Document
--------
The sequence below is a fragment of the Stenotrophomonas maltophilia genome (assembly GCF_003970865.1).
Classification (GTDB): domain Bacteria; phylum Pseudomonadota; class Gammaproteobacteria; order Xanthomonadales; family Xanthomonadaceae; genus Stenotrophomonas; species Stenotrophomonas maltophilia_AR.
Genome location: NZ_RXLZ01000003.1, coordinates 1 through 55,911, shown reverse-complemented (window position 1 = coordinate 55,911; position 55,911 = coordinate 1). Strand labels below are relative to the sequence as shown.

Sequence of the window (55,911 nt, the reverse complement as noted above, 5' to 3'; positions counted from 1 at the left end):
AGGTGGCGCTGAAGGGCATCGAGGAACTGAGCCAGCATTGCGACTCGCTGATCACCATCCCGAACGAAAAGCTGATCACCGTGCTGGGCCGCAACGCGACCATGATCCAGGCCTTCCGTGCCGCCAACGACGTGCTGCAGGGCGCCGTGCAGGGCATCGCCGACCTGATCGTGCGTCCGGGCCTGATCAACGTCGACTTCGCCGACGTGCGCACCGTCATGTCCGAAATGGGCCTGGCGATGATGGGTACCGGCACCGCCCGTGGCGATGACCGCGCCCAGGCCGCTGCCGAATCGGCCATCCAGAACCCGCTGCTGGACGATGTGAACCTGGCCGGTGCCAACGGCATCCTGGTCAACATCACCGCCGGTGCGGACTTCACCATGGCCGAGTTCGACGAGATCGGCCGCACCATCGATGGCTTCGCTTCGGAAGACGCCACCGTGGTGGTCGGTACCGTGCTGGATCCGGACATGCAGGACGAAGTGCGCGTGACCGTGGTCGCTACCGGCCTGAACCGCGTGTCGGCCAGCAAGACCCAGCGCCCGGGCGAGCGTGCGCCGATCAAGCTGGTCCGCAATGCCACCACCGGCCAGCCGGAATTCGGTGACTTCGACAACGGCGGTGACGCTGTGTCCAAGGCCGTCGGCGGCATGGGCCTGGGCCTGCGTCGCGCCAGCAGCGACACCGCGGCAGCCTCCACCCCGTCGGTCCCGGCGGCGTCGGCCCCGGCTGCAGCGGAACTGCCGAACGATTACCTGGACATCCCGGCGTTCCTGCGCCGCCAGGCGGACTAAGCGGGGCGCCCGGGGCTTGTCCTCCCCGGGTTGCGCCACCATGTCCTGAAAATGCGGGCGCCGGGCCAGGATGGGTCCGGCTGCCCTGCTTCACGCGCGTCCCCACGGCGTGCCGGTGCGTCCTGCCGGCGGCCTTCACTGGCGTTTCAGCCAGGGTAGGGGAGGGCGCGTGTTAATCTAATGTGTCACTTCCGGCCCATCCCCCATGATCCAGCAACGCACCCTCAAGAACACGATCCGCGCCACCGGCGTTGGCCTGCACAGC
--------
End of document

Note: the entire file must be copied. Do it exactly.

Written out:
The sequence below is a fragment of the Stenotrophomonas maltophilia genome (assembly GCF_003970865.1).
Classification (GTDB): domain Bacteria; phylum Pseudomonadota; class Gammaproteobacteria; order Xanthomonadales; family Xanthomonadaceae; genus Stenotrophomonas; species Stenotrophomonas maltophilia_AR.
Genome location: NZ_RXLZ01000003.1, coordinates 1 through 55,911, shown reverse-complemented (window position 1 = coordinate 55,911; position 55,911 = coordinate 1). Strand labels below are relative to the sequence as shown.

Sequence of the window (55,911 nt, the reverse complement as noted above, 5' to 3'; positions counted from 1 at the left end):
AGGTGGCGCTGAAGGGCATCGAGGAACTGAGCCAGCATTGCGACTCGCTGATCACCATCCCGAACGAAAAGCTGATCACCGTGCTGGGCCGCAACGCGACCATGATCCAGGCCTTCCGTGCCGCCAACGACGTGCTGCAGGGCGCCGTGCAGGGCATCGCCGACCTGATCGTGCGTCCGGGCCTGATCAACGTCGACTTCGCCGACGTGCGCACCGTCATGTCCGAAATGGGCCTGGCGATGATGGGTACCGGCACCGCCCGTGGCGATGACCGCGCCCAGGCCGCTGCCGAATCGGCCATCCAGAACCCGCTGCTGGACGATGTGAACCTGGCCGGTGCCAACGGCATCCTGGTCAACATCACCGCCGGTGCGGACTTCACCATGGCCGAGTTCGACGAGATCGGCCGCACCATCGATGGCTTCGCTTCGGAAGACGCCACCGTGGTGGTCGGTACCGTGCTGGATCCGGACATGCAGGACGAAGTGCGCGTGACCGTGGTCGCTACCGGCCTGAACCGCGTGTCGGCCAGCAAGACCCAGCGCCCGGGCGAGCGTGCGCCGATCAAGCTGGTCCGCAATGCCACCACCGGCCAGCCGGAATTCGGTGACTTCGACAACGGCGGTGACGCTGTGTCCAAGGCCGTCGGCGGCATGGGCCTGGGCCTGCGTCGCGCCAGCAGCGACACCGCGGCAGCCTCCACCCCGTCGGTCCCGGCGGCGTCGGCCCCGGCTGCAGCGGAACTGCCGAACGATTACCTGGACATCCCGGCGTTCCTGCGCCGCCAGGCGGACTAAGCGGGGCGCCCGGGGCTTGTCCTCCCCGGGTTGCGCCACCATGTCCTGAAAATGCGGGCGCCGGGCCAGGATGGGTCCGGCTGCCCTGCTTCACGCGCGTCCCCACGGCGTGCCGGTGCGTCCTGCCGGCGGCCTTCACTGGCGTTTCAGCCAGGGTAGGGGAGGGCGCGTGTTAATCTAATGTGTCACTTCCGGCCCATCCCCCATGATCCAGCAACGCACCCTCAAGAACACGATCCGCGCCACCGGCGTTGGCCTGCACAGC